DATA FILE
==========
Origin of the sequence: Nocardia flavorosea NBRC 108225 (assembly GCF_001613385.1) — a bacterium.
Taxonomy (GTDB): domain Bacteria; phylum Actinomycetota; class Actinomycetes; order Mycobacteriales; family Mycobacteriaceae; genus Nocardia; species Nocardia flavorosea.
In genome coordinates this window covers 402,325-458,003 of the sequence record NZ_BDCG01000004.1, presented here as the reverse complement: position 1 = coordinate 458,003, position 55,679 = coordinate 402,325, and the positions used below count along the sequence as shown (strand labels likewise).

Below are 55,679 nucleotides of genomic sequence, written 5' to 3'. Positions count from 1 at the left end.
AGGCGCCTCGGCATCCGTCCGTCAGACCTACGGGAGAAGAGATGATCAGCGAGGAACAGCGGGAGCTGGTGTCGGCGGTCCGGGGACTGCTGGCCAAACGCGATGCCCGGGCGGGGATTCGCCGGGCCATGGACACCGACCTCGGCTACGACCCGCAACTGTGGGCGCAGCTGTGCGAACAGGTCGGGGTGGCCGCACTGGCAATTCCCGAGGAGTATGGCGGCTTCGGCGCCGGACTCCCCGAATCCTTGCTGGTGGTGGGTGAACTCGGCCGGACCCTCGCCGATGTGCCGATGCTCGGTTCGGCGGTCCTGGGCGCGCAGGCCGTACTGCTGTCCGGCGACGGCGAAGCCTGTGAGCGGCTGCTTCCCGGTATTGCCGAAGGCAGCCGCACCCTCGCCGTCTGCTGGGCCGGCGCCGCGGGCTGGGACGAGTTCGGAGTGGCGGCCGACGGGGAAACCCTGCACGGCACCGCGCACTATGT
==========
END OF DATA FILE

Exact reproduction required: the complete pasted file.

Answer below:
Origin of the sequence: Nocardia flavorosea NBRC 108225 (assembly GCF_001613385.1) — a bacterium.
Taxonomy (GTDB): domain Bacteria; phylum Actinomycetota; class Actinomycetes; order Mycobacteriales; family Mycobacteriaceae; genus Nocardia; species Nocardia flavorosea.
In genome coordinates this window covers 402,325-458,003 of the sequence record NZ_BDCG01000004.1, presented here as the reverse complement: position 1 = coordinate 458,003, position 55,679 = coordinate 402,325, and the positions used below count along the sequence as shown (strand labels likewise).

Below are 55,679 nucleotides of genomic sequence, written 5' to 3'. Positions count from 1 at the left end.
AGGCGCCTCGGCATCCGTCCGTCAGACCTACGGGAGAAGAGATGATCAGCGAGGAACAGCGGGAGCTGGTGTCGGCGGTCCGGGGACTGCTGGCCAAACGCGATGCCCGGGCGGGGATTCGCCGGGCCATGGACACCGACCTCGGCTACGACCCGCAACTGTGGGCGCAGCTGTGCGAACAGGTCGGGGTGGCCGCACTGGCAATTCCCGAGGAGTATGGCGGCTTCGGCGCCGGACTCCCCGAATCCTTGCTGGTGGTGGGTGAACTCGGCCGGACCCTCGCCGATGTGCCGATGCTCGGTTCGGCGGTCCTGGGCGCGCAGGCCGTACTGCTGTCCGGCGACGGCGAAGCCTGTGAGCGGCTGCTTCCCGGTATTGCCGAAGGCAGCCGCACCCTCGCCGTCTGCTGGGCCGGCGCCGCGGGCTGGGACGAGTTCGGAGTGGCGGCCGACGGGGAAACCCTGCACGGCACCGCGCACTATGT